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Five concepts the Vikings can use to mitigate the Eagles’ pass rush

The Minnesota Vikings are matching up with one of the best defenses in the NFL when they travel to Philadelphia to face off with the Eagles. They will do so with one particular mismatch: The Vikings’ offensive line versus the Eagles’ defensive line.

So far this season, Eagles players have registered a total of 96 pressures in four games. That might not bode well for the Vikings, who gave up 13 last week to Aaron Donald and 12 two weeks ago to Buffalo’s Jerry Hughes.

Philadelphia has the best of both of the Vikings’ last two opponents with an inside rusher in Fletcher Cox and four starting-caliber defensive ends in Chris Long, Michael Bennett, Derek Barnett and Brandon Graham.

In last year’s NFC championship game, the Eagles’ stars up front dominated. Cox, Long and Graham alone registered 19 pressures on Case Keenum.

How will the Vikings slow down the rush this time around? Here are a few tactics they could use…

Play-action with heavy set

Since the 2016 Atlanta Falcons had absurd success with throwing out of sets that featured three tight ends, teams have copy-catted them around the league, including the Vikings. On the play below from Week 1, the Vikings used David Morgan and Dalvin Cook as extra blockers and sent Kyle Rudolph underneath, Tyler Conklin on an intermediate route and Adam Thielen deep.

The 49ers were still able to create some pressure, but Cousins had both Thielen and Conklin open on the play. This particular concept in which Cousins uses play-action and his receivers cross the field, was used by Tennessee in the Titans’ victory over the Eagles. It can be especially effective against cover-3 if the linebackers bite on the run. Notice the 49ers’ linebacker has his eyes in the backfield as Conklin runs by him on the intermediate route.

Quick passes out of empty formations 

Offensive coordinator John DeFilippo has been fond early this year of screens to Stefon Diggs. He used one for a key first down late against Green Bay and picked up a huge gain against the Rams with the play below.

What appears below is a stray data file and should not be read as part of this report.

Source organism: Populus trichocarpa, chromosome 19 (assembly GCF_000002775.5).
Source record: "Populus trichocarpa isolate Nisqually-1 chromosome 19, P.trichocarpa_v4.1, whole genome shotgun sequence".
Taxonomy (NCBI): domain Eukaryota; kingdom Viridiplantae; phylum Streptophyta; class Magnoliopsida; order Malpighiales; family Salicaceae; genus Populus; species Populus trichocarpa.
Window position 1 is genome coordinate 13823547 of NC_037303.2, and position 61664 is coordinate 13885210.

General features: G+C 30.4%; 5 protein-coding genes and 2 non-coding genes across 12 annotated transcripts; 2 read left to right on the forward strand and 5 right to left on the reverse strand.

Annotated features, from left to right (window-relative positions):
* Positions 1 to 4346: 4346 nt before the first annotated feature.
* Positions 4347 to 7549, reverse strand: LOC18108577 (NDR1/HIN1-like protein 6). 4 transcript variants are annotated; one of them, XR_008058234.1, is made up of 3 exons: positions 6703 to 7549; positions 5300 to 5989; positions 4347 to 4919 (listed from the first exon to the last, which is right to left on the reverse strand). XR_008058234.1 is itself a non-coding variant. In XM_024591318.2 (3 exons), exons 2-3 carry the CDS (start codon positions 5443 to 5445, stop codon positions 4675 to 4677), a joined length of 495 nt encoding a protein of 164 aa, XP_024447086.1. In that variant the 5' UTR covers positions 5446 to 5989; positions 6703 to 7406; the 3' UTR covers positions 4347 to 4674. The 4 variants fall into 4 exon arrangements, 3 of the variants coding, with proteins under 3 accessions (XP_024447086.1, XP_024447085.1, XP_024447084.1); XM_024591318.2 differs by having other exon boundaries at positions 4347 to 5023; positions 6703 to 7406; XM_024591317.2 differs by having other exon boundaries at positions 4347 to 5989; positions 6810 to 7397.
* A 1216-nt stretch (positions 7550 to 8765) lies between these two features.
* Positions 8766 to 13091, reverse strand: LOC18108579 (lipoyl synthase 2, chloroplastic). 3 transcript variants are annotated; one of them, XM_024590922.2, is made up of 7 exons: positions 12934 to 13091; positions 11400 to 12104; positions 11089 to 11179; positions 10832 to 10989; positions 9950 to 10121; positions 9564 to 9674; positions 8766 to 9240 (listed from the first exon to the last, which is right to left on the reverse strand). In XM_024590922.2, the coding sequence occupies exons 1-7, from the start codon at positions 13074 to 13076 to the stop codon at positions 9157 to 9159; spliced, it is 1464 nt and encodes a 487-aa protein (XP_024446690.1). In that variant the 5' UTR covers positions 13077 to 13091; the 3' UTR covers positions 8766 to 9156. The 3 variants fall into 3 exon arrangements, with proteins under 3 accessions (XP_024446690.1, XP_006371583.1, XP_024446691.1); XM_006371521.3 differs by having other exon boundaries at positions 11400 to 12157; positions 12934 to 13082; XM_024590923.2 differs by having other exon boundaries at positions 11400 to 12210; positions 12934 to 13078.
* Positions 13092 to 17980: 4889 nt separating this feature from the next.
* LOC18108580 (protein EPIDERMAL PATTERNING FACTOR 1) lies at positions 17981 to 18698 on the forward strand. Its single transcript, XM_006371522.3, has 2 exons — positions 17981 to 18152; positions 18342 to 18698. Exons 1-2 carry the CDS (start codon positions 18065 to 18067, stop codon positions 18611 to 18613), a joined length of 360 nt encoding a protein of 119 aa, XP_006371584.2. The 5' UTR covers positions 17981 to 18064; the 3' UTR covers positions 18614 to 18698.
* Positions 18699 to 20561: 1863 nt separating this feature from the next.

All the linemen let the D-linemen run free at the quarterback while the tight end and running back outside immediately turn into blockers. Against man-to-man coverage, it creates a numbers mismatch if the linemen can get out to hit the DBs. The play gives the Rams’ D-line almost zero chance to pressure the QB unless something goes wrong.

Tennessee sent running back Dion Lewis out wide in an empty set and ran a slant route against off coverage for an 11-yard gain against Philly.

The Eagles sent a blitz, leaving Lewis one-on-one. Tennessee’s running back made a play in space, which is what DeFilippo will be looking for from his running backs, whether it’s Dalvin Cook, Latavius Murray, Mike Boone or Roc Thomas.

Jet sweep/play-action

According to an article by The Ringer teams are using jet sweep action and fake jet sweeps far more than they did last year — likely a copycat of the Rams from 2017. The Titans used it effectively on the play below. Notice the linebackers have to shift when it appears a jet sweep is possible in order to stay with their gap assignments. That combined with a blitz took away any underneath zone defender, leaving the comeback route open.

This concept can also be used in the run game. Last week the Rams used fake jet sweeps on several occasions to take one linebacker out of the middle of the field, leaving more room for Toddy Gurley to work. Receivers can also chip the defensive end.

Create mismatches vs. Cover-0 

The Eagles like to use cover-0, which means leaving everyone one-on-one and sending the rest at the quarterback. On the game-winning play by the Titans, Tennessee found open space in the middle of the field for Corey Davis, a former top pick, to work against his man.

If the Eagles are equally as aggressive, the Vikings can use Adam Thielen and Stefon Diggs on the inside to find extra space — although they will have to make their moves quickly to make plays before the rush gets home.

Outside runs out of condensed formation

Running straight at Fletcher Cox probably isn’t going to succeed. The Eagles have a top run defense and they largely slowed the Titans. But one of Tennessee’s successful runs came on a toss from a condensed formation in which the tackle pulled to the outside and receivers blocked back inside.

Finding more space outside may be the key to getting rolling in the Vikings’ struggling run game. And if they can strike any fear into the Eagles’ D-line, that will provide some help for Cousins and the pass protectors.


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